Public Unions Get Smacked by Major Reforms
The president signed three executive orders that administer various forms of accountability.
If the Department of Veterans Affairs debacle taught us anything, it’s that government accountability has been virtually nonexistent. Things are finally beginning to change, however, thanks to the Trump administration’s no-nonsense approach to draining the swamp. On Friday, the president signed three executive orders that administer various forms of accountability across public unions. Here is a brief breakdown of each executive order:
The firing process for unruly workers is now considerably quicker. Instead of receiving upwards of 120 days to demonstrate better behavior, workers are now limited to 30 days.
Union leaders face time constraints as representatives. Their union work must now be confined to a maximum of one-quarter of work hours. There is also a proscription against using “official time” on congressional lobbying and acting as a proxy for “employees who have filed a grievance or are appealing an adverse personnel action,” according to Government Executive. Free rent and paid expenses are also henceforth forbidden.
Collective bargaining arrangements face a one-year renegotiation deadline.
A quick aside: The Washington Post was quick to point out that the executive orders “can be undone by the next president.” But it apparently doesn’t share that view when it comes to Trump’s undoing many of Barack Obama’s blatantly illegal executive orders.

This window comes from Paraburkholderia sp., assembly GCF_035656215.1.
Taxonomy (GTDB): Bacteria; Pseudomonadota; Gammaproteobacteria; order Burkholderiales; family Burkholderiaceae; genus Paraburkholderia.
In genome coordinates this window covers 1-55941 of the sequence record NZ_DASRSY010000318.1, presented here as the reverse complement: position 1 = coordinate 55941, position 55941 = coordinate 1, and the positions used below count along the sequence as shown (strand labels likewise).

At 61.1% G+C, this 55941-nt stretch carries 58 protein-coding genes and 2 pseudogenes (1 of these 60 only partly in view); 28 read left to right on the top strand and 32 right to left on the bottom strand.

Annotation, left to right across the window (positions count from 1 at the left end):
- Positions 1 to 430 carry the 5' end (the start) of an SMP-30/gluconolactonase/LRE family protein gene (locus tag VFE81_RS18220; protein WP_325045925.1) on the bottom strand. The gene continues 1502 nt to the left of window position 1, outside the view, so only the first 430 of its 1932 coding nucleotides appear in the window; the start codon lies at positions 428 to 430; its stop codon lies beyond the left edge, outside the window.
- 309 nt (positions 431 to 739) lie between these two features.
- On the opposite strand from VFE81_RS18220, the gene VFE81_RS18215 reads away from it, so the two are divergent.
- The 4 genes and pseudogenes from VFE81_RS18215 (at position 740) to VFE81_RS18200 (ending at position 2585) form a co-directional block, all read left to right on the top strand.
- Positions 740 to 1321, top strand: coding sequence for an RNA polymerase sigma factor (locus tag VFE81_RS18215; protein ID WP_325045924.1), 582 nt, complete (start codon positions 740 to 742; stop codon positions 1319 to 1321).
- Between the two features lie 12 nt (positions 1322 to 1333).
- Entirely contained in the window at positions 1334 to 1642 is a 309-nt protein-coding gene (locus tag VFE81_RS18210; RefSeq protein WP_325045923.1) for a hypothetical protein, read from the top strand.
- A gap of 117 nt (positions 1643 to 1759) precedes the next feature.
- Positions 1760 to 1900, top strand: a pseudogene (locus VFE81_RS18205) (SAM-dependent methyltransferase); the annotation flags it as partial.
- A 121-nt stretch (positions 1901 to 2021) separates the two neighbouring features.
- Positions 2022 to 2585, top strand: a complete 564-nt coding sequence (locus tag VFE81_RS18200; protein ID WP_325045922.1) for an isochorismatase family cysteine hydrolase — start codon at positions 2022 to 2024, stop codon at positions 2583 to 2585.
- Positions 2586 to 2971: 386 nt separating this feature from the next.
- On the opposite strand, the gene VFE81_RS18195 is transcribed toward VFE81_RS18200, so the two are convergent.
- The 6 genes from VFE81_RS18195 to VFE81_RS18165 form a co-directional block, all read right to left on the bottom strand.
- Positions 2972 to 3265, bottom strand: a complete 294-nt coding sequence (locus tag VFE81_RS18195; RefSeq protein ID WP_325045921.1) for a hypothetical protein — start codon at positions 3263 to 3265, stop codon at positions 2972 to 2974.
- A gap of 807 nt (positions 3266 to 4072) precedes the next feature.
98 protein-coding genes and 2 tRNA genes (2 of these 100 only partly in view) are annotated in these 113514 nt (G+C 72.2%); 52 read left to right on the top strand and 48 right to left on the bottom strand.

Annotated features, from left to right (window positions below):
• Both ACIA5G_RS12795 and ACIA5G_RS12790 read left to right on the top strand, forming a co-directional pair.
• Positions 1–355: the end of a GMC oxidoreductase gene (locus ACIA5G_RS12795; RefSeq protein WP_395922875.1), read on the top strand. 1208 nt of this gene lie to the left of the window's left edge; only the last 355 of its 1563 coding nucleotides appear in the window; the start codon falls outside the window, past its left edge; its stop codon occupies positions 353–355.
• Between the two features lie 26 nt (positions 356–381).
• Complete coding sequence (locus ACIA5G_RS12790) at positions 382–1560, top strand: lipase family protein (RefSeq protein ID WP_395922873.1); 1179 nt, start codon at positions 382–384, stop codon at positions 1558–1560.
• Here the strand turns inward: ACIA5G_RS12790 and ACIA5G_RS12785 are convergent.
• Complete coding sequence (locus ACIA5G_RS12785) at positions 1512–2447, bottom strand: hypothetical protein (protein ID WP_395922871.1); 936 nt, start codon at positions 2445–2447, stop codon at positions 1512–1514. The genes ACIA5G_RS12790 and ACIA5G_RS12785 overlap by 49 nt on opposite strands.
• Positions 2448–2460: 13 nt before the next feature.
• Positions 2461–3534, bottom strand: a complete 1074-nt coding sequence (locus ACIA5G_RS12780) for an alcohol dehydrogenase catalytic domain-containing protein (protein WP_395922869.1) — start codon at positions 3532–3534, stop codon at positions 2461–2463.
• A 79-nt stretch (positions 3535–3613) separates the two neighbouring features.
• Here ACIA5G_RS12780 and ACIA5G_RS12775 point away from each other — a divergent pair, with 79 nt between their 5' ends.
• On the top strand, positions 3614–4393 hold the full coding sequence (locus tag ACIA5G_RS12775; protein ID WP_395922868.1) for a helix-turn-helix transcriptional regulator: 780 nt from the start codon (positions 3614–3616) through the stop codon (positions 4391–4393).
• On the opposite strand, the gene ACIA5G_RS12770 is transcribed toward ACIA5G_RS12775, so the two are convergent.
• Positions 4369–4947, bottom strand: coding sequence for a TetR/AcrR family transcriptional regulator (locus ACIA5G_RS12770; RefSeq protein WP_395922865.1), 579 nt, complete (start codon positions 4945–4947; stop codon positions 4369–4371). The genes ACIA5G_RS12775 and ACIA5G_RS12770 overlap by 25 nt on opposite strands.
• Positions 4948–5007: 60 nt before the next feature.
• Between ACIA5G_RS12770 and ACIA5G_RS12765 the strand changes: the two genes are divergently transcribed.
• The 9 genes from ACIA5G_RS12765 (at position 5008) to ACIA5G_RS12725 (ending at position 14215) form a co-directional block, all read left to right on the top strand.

Predictably, Trump’s EOs prompted severe backlash. The American Federation of Government Employees fumed: “President Trump is attempting to silence the voice of veterans, law enforcement officers, and other frontline federal workers through a series of executive orders intended to strip federal employees of their decades-old right to representation at the worksite.” Moreover, AFGE General Counsel David Borer warned, “My lawyers are already looking at what possible violations of the law are contained within the executive orders, and we will take action accordingly.”
Furious as unions may be, though, the fair interpretation of the public union reforms comes via Sen. James Lankford (R-OK), who observed, “These executive orders strive to make the federal government more efficient, not only for the taxpayer, but for our great federal workers. We have thousands of federal employees who work very hard for the nation; it’s important that their work is not frustrated by the poor performance of a small few.” What Trump is doing is finally getting rid of the laissez-faire approach of past administrations regarding unaccountable public unions. As the VA proved, it could literally save lives.